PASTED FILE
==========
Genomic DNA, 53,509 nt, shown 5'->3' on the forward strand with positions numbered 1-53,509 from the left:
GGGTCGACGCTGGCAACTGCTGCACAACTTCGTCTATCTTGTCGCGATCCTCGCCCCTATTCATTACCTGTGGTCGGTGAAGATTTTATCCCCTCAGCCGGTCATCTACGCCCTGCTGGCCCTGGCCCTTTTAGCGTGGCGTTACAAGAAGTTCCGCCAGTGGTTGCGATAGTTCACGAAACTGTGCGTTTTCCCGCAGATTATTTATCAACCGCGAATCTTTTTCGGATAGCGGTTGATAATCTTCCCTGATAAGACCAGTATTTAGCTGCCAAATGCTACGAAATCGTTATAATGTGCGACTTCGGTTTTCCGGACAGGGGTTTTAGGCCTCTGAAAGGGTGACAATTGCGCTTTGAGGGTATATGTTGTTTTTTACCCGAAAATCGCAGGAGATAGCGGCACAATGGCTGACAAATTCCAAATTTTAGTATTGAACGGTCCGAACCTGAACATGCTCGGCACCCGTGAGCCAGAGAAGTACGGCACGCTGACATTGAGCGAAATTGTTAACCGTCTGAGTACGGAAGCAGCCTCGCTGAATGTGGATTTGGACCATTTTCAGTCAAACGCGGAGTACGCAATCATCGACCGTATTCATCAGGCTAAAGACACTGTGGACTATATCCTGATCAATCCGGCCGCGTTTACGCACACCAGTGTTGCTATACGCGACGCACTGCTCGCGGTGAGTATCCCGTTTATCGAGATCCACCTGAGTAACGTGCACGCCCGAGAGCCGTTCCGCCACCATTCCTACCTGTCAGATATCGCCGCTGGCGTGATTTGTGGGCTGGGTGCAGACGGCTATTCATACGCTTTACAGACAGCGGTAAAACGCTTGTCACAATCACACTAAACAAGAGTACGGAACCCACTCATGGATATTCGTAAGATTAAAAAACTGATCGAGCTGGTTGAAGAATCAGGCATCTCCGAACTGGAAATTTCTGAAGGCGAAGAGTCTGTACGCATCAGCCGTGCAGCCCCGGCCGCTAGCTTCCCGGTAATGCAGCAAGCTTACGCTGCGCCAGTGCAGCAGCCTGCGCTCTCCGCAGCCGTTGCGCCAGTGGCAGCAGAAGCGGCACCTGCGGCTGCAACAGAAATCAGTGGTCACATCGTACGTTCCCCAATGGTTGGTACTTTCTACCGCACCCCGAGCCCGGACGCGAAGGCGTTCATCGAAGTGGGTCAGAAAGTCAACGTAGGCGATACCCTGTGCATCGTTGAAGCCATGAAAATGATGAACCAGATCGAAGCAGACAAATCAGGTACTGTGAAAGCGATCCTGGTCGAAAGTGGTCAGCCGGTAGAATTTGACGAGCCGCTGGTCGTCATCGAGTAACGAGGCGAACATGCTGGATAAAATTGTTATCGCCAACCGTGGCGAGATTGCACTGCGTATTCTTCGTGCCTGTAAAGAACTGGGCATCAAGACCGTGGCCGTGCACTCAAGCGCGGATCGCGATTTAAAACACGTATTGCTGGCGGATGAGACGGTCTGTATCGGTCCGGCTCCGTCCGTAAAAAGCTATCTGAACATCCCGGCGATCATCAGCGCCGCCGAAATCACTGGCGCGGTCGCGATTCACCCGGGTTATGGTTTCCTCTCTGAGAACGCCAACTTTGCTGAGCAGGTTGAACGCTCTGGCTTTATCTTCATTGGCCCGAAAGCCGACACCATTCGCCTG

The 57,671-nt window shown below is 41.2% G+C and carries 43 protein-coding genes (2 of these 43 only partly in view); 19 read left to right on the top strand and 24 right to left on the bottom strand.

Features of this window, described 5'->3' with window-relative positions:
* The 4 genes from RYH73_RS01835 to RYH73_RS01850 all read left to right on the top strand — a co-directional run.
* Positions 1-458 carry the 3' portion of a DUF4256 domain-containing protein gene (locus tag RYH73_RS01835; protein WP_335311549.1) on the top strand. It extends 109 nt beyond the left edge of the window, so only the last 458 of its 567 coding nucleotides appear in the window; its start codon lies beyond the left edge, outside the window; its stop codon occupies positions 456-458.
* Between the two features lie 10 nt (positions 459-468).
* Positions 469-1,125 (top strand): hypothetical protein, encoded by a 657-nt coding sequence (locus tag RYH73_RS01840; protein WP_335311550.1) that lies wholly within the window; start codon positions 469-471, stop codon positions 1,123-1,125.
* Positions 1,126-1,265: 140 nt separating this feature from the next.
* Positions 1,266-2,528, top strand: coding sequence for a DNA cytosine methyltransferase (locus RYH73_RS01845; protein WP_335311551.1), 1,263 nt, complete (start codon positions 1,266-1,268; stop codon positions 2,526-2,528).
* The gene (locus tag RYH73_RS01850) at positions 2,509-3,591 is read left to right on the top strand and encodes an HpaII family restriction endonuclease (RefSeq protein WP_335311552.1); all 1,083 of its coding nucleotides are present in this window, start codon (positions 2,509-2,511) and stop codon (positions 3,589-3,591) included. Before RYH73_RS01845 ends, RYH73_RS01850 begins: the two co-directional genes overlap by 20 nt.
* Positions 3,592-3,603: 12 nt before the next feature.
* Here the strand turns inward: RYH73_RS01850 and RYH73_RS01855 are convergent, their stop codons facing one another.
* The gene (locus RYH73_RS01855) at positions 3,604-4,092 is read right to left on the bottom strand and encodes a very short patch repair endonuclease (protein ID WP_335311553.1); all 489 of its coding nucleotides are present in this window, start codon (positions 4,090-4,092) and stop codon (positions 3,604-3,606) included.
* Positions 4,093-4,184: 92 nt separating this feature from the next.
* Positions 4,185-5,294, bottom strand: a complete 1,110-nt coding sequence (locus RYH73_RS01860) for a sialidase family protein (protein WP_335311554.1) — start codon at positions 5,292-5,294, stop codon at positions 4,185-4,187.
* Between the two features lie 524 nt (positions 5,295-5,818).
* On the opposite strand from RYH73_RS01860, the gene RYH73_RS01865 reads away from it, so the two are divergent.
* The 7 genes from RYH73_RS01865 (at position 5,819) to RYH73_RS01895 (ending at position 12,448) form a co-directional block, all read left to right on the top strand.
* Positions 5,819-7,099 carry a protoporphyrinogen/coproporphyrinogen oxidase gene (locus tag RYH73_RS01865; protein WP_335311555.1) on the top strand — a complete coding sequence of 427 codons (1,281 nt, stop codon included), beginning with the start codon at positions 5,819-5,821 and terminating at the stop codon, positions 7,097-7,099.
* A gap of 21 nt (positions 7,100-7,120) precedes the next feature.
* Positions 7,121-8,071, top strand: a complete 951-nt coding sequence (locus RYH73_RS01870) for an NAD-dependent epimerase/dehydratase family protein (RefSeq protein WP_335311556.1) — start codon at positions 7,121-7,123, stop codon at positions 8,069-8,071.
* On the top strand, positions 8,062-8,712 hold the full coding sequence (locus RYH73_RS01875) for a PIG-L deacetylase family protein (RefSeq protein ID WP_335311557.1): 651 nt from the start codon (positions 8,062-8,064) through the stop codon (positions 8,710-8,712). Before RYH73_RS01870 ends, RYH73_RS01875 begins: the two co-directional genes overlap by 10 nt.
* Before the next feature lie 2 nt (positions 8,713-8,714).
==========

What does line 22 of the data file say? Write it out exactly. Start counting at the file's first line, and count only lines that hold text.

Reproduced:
* Positions 7,121-8,071, top strand: a complete 951-nt coding sequence (locus RYH73_RS01870) for an NAD-dependent epimerase/dehydratase family protein (RefSeq protein WP_335311556.1) — start codon at positions 7,121-7,123, stop codon at positions 8,069-8,071.